Funny how wrong you can be, isn't it? Reviewing Suburban Commando last month, I was wibbling on about how the Oceans and Gremlins and MicroProses of the software 'biz' don't get slagged off like Alternative and other similar publishers do for releasing budget-type games at full price, because they don't do it. Yeah, it WAS a great point, wasn't it? Anyway, times change. This month, seemingly in a blatant attempt to make me look stupid, Ocean have had a brainstorm. It's called Dennis.
Dennis is licenced from the film of the American cartoon which has, it says here, been 'making us laugh for over 40 years'. Which is a lie for a start. If they mean Dennis the American cartoon, then it's only been on TV over here for about two years, tops (and it's not funny anyway). If they mean Dennis The Menace, the ace Beano character (the US Dennis is also known as The Menace, apparently), then he's not in this game (indeed, he's got his own entirely different game coming out very soon, from - spook! -Alternative), and they should shut up about him. Sorry about this, but it's just a barefaced Stalinist lie and it annoys me. What next, David Vine introducing snooker matches by saying 'And now, Stephen Hendry versus the man who's been making us laugh for over 40 years - Dennis Taylor!'? Get a grip,
Ocean - just because they're both called Dennis doesn't mean you can get away with saying they're the same thing and not expecting anyone to notice, it's insulting.
Well, that's got that off my chest. Now to start getting annoyed about the game. Which isn't difficult, because it's the most dismal thing I've seen a respectable software house come up with in quite a long time. Where shall we start? Let's start at the beginning.
The first level is unutterably tedious. It's platform stuff, but to call it bog-standard would be a serious insult to bogs. The graphics are sparse and tiny, and most of the platforms seem, for no adequate reason, to be just too high for Dennis to jump onto, forcing you to take the most tortuously convoluted route possible to get anywhere. Useless stupid baddies litter the level, bouncing dumbly between two points or running pointlessly from side to side. They don't come after you or anything, but in case you're worried about being so unutterably crap that you might actually hit one and lose 10% of the energy in one of your nine lives (you can reduce this number via the separately-loaded options screen if you like, but there are so many 1UPs just lying around that you'll still have about 14 by the time you're halfway through the stage The manual also claims that you can make things trickier by choosing from 'Hard' or 'Easy' difficulty settings, but that's another lie), you can always waste it from a safe distance with a couple of shots from one of your pathetic ploppy weapons. It'll come back as soon as you scroll its start position off the screen, of course (of course), but you'll be long gone by then, and never coming back.
The first level is also where you'll find Mr Wilson. Dennis's béte noir in the cartoons. Mr Wilson, says the manual, is 'walking around the house, unable to sleep due to his traumatic day. If he spots Dennis he will give chase.' Oh dear. Let's be constructive here, shall we? Let's help Ocean out. Let's suggest how they might want to rewrite the manual for any forthcoming other versions.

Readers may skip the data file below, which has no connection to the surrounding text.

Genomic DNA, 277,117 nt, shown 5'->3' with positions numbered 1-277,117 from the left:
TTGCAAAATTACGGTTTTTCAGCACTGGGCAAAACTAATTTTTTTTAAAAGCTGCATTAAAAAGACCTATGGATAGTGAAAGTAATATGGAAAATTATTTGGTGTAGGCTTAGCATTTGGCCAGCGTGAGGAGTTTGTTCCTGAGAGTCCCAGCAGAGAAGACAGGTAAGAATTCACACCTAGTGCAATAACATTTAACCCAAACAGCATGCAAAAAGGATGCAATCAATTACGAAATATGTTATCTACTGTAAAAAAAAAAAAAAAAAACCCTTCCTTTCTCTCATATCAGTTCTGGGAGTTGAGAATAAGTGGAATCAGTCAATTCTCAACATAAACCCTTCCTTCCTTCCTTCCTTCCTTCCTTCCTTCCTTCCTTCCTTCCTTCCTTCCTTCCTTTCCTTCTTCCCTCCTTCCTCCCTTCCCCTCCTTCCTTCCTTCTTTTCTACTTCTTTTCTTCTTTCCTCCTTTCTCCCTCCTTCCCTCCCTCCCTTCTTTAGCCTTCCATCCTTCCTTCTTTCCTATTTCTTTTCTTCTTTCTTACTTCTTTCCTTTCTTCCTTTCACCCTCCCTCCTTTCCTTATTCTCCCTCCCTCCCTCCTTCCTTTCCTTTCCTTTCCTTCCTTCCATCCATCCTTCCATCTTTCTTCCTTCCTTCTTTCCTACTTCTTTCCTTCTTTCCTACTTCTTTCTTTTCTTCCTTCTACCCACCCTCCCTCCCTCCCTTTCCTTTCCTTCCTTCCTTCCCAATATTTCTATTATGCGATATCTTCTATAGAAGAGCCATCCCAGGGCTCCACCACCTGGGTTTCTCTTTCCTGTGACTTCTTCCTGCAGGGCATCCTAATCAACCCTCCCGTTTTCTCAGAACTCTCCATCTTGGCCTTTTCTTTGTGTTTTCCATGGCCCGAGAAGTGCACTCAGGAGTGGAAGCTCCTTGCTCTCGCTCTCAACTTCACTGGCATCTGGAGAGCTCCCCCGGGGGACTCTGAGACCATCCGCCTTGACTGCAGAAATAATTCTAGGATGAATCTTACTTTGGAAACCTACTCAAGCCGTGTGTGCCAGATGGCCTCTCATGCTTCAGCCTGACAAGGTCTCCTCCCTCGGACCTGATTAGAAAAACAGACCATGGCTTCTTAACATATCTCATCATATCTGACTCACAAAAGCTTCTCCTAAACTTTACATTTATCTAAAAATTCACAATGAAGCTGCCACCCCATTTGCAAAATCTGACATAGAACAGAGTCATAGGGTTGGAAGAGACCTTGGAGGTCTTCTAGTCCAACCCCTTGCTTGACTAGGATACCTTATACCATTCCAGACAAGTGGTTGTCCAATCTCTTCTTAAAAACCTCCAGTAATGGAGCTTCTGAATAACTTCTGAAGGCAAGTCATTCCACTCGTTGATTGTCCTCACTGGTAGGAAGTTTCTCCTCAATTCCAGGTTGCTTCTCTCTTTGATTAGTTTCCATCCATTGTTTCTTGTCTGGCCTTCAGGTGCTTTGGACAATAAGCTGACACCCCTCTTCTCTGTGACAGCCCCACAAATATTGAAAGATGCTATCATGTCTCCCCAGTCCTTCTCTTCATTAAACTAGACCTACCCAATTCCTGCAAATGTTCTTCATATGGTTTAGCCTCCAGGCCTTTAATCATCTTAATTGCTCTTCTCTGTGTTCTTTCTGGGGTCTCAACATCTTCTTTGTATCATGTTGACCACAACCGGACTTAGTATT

'Mr Wilson is pacing backwards and forwards in a small room. No matter how many times you hit him in the bottom with your pea shooter, catapult or water pistol, he won't notice you're there until he turns round, at which point he'll chase you as far as the door of the room, although then he gets bored and turns back round and walks off.'
Great, eh? The only reason you'd want to go anywhere near Mr Wilson is that he 'guards' a switch in his room which you have to switch to access another bit of the level. The switch actually looks exactly like a light switch (and is placed in a very light switch-like position), but you can only switch it by hitting it with... your pea-shooter? Nope Catapult? Nope. Water pistol? Of course. I can just see all the little five-year-old Dennis fans running around their house now, shooting at all the light-switches with water pistols and then lighting up like a Christmas tree. That's just been electrocuted.
Anyway, after about five minutes of half-hearted aimless wandering through this level, you'll have stumbled across all the necessary collectables and reached the next stage - the Park level. This is actually quite a tot worse than the house stage, because it all looks exactly the same and it's got deadly holes in the floor which don't look like deadly holes in the floor (although, of course - of course - some of them aren't deadly holes in the floor and are actually secret bonus rooms, though there's no way of telling the difference), but suffer it bravely because the next level's more of the exact same As is the next one. After that you get the most insultingly easy end-of-level boss I think I've ever met, and then it's onto the Sewers, which are like the house only with much less impressive graphics. Things were getting tricky for me by this stage (well, it WAS only my first go), because I was down to my last 11 lives. Lots and lots of really long bits with loads of holes in the ground where one slip gets you killed and sent back all the way to the start of the level, you see. Ho ho. What a great game this is. What came after the Sewers? I hear you all cry. I'm afraid I don't know. I couldn't see through my tears.
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